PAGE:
After our complementary hotel breakfast we set out towards the east and Yosemite National Park. Typically this is about a 4.5 hour drive but we stopped in Oakdale to pick up groceries for the next three days (breakfast, packable lunches and dinner) and to have lunch at a local deli called Ferrareses Deli that came highly recommended on both TripAdvisor and Yelp. I had a very tasty avocado BLT, Mom had the pesto chicken sandwich and Jeremy and Dad both had the French Dip, yum.
Most of the trip we just spent looking out at the scenery, as it changed from tan dry grass hillsides with wind farms, to seemingly endless groves of pecan trees, then finally to tall pine and cedar trees as we entered the national forest and ultimately Yosemite National Park.
We are staying in the only private residential section allowed in the park (courtesy of AirBnB, the Yosemite Sunset House), about an hour's drive (15 miles) from the main visitor's center in Yosemite Valley. We couldn't check in until 5pm so we decided to head to the visitor's center to pick up maps, standard souvenirs (I always buy photo magnets from places I visit, my mom always gets one of the 8x10 photo tour books), and to see if there was anything we wanted to make reservations for while we were in the park. The Ansel Adams gallery hosts 1.5 hour morning walks for free most mornings so we called and were able to reserve spots to take that tour in the morning. We are also talking about doing w horseback trail ride, hopefully we can fit that in, I haven't ridden a horse for probably 18 years but it would be fun to do again, so we will see.
On our way to the visitors center we passed by many of the park's most famous sites, Bridal Veil falls, El Capitan, Half Dome, it's amazing to see these in person, the views almost don't look real, the scale of everything is just awesome.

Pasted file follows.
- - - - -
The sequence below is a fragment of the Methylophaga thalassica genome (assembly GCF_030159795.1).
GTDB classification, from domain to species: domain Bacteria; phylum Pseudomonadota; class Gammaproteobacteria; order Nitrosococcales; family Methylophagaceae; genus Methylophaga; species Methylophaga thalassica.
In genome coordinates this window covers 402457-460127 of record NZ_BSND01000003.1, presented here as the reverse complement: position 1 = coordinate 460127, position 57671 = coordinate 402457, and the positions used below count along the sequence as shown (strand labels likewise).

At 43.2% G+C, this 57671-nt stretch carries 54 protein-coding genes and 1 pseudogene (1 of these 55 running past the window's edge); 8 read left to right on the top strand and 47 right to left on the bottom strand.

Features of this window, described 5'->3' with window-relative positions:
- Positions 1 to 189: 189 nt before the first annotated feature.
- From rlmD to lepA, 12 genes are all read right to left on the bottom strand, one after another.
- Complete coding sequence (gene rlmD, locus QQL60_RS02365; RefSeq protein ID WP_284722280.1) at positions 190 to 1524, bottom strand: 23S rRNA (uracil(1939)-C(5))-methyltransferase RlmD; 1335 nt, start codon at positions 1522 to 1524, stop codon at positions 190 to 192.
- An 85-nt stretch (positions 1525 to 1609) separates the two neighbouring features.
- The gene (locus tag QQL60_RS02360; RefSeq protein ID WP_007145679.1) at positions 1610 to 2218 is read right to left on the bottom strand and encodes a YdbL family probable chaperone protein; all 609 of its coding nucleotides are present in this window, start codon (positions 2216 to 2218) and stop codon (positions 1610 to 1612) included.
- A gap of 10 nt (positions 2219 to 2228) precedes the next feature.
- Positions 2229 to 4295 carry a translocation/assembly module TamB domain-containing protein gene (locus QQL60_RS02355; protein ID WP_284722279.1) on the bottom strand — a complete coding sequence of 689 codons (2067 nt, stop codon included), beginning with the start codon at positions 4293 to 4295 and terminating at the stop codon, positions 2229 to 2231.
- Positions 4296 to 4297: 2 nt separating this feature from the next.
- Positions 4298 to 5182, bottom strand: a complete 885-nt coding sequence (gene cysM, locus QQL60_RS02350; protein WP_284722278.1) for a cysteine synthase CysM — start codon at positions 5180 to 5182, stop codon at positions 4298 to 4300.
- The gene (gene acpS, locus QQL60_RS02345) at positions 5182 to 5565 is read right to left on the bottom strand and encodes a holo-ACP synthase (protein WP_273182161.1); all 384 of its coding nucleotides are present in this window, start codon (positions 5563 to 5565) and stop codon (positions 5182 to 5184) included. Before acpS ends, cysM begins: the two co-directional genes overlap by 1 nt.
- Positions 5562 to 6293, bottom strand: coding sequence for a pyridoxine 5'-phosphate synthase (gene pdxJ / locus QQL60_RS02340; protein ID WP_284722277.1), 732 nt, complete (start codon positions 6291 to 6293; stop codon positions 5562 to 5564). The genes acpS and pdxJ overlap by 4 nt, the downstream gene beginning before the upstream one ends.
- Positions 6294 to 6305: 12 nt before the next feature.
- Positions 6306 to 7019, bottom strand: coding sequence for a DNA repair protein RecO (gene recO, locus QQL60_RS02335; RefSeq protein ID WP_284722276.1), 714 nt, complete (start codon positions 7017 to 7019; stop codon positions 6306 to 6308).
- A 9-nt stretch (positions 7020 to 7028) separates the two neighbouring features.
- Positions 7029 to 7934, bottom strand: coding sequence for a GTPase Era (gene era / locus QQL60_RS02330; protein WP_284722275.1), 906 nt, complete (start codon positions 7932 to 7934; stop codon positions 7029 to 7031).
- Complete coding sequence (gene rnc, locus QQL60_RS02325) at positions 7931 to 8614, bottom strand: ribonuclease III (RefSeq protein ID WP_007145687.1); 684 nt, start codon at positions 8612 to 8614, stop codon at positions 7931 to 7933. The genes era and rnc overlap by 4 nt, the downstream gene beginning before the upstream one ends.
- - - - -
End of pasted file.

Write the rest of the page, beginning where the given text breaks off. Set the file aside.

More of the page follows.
We arrived at our house around 5:30, lugged all our suitcases up the three flights of outside stairs to be greeted by a pine tree studded view of the mountains and the sunset on our big deck. The house is situated on a hillside, with three separate apartments, the bottom is not open to the public, then there is a one bedroom apartment on the second level (the folks staying there pulled in around 8pm tonight) and then the top level is a 2 bedroom, one bath place where we are staying. There is a big open living/dining/kitchen area with lots of windows looking out to the forest and facing west towards the setting sun (thus the name "Sunset House"). We bought the makings for chili and cornbread at the store so we got that going and then sat out on the deck, enjoying the cool mountain air and views. Dinner turned out quite tasty (even with some baking dish improvising for the corn bread). Now everyone is getting ready to turn in for the night (we are all still on East coast time, luckily this works in our favor when we need to be at the visitors center tomorrow before 8:30am and we have an hour and change drive to get there).
So tomorrow, photo walk and tips on how to take "nature photos," then I think a short day hike of some sort is in order. There's so much to see, and we have two full days to see it, but for now, as it feels like 11:35pm rather than 8:35, I think it's time to head to bed.